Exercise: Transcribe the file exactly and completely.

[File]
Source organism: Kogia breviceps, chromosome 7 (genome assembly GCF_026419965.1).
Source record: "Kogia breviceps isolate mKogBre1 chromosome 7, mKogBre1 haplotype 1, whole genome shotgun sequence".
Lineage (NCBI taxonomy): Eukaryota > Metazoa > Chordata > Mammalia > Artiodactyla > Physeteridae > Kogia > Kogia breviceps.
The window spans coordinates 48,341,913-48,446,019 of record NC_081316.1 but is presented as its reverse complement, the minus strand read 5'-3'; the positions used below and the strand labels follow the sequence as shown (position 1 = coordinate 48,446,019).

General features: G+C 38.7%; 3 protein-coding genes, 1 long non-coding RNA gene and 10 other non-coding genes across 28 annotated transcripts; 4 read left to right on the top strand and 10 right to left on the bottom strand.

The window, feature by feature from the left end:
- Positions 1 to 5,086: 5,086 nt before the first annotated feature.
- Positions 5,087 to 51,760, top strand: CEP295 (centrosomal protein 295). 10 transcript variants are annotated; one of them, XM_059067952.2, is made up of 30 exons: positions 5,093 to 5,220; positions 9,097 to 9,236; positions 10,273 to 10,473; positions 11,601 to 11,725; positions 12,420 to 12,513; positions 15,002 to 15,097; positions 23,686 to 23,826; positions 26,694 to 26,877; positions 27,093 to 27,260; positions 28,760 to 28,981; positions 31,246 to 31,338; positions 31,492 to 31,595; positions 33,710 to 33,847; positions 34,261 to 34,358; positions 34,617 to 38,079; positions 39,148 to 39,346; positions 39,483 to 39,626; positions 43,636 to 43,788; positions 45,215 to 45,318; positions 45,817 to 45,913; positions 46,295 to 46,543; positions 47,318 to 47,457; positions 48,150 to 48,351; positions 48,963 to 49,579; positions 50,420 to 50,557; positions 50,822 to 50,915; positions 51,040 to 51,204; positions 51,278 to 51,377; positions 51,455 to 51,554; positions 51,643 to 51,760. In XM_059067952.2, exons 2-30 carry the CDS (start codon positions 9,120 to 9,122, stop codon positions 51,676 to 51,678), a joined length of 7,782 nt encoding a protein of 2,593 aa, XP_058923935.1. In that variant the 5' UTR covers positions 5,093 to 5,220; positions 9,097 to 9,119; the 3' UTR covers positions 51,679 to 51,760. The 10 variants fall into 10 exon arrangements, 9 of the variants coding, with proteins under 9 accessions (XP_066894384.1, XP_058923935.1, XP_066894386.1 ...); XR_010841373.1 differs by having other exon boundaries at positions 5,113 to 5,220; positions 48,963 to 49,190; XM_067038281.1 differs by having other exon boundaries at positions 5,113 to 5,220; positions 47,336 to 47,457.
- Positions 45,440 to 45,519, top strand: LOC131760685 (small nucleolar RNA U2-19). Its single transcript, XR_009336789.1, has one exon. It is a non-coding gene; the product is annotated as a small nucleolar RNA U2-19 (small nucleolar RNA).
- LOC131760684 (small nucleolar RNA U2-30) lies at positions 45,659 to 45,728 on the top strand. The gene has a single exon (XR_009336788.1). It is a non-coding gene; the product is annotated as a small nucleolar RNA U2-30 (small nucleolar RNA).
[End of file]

Source organism: Kogia breviceps, chromosome 7 (genome assembly GCF_026419965.1).
Source record: "Kogia breviceps isolate mKogBre1 chromosome 7, mKogBre1 haplotype 1, whole genome shotgun sequence".
Lineage (NCBI taxonomy): Eukaryota > Metazoa > Chordata > Mammalia > Artiodactyla > Physeteridae > Kogia > Kogia breviceps.
The window spans coordinates 48,341,913-48,446,019 of record NC_081316.1 but is presented as its reverse complement, the minus strand read 5'-3'; the positions used below and the strand labels follow the sequence as shown (position 1 = coordinate 48,446,019).

General features: G+C 38.7%; 3 protein-coding genes, 1 long non-coding RNA gene and 10 other non-coding genes across 28 annotated transcripts; 4 read left to right on the top strand and 10 right to left on the bottom strand.

The window, feature by feature from the left end:
- Positions 1 to 5,086: 5,086 nt before the first annotated feature.
- Positions 5,087 to 51,760, top strand: CEP295 (centrosomal protein 295). 10 transcript variants are annotated; one of them, XM_059067952.2, is made up of 30 exons: positions 5,093 to 5,220; positions 9,097 to 9,236; positions 10,273 to 10,473; positions 11,601 to 11,725; positions 12,420 to 12,513; positions 15,002 to 15,097; positions 23,686 to 23,826; positions 26,694 to 26,877; positions 27,093 to 27,260; positions 28,760 to 28,981; positions 31,246 to 31,338; positions 31,492 to 31,595; positions 33,710 to 33,847; positions 34,261 to 34,358; positions 34,617 to 38,079; positions 39,148 to 39,346; positions 39,483 to 39,626; positions 43,636 to 43,788; positions 45,215 to 45,318; positions 45,817 to 45,913; positions 46,295 to 46,543; positions 47,318 to 47,457; positions 48,150 to 48,351; positions 48,963 to 49,579; positions 50,420 to 50,557; positions 50,822 to 50,915; positions 51,040 to 51,204; positions 51,278 to 51,377; positions 51,455 to 51,554; positions 51,643 to 51,760. In XM_059067952.2, exons 2-30 carry the CDS (start codon positions 9,120 to 9,122, stop codon positions 51,676 to 51,678), a joined length of 7,782 nt encoding a protein of 2,593 aa, XP_058923935.1. In that variant the 5' UTR covers positions 5,093 to 5,220; positions 9,097 to 9,119; the 3' UTR covers positions 51,679 to 51,760. The 10 variants fall into 10 exon arrangements, 9 of the variants coding, with proteins under 9 accessions (XP_066894384.1, XP_058923935.1, XP_066894386.1 ...); XR_010841373.1 differs by having other exon boundaries at positions 5,113 to 5,220; positions 48,963 to 49,190; XM_067038281.1 differs by having other exon boundaries at positions 5,113 to 5,220; positions 47,336 to 47,457.
- Positions 45,440 to 45,519, top strand: LOC131760685 (small nucleolar RNA U2-19). Its single transcript, XR_009336789.1, has one exon. It is a non-coding gene; the product is annotated as a small nucleolar RNA U2-19 (small nucleolar RNA).
- LOC131760684 (small nucleolar RNA U2-30) lies at positions 45,659 to 45,728 on the top strand. The gene has a single exon (XR_009336788.1). It is a non-coding gene; the product is annotated as a small nucleolar RNA U2-30 (small nucleolar RNA).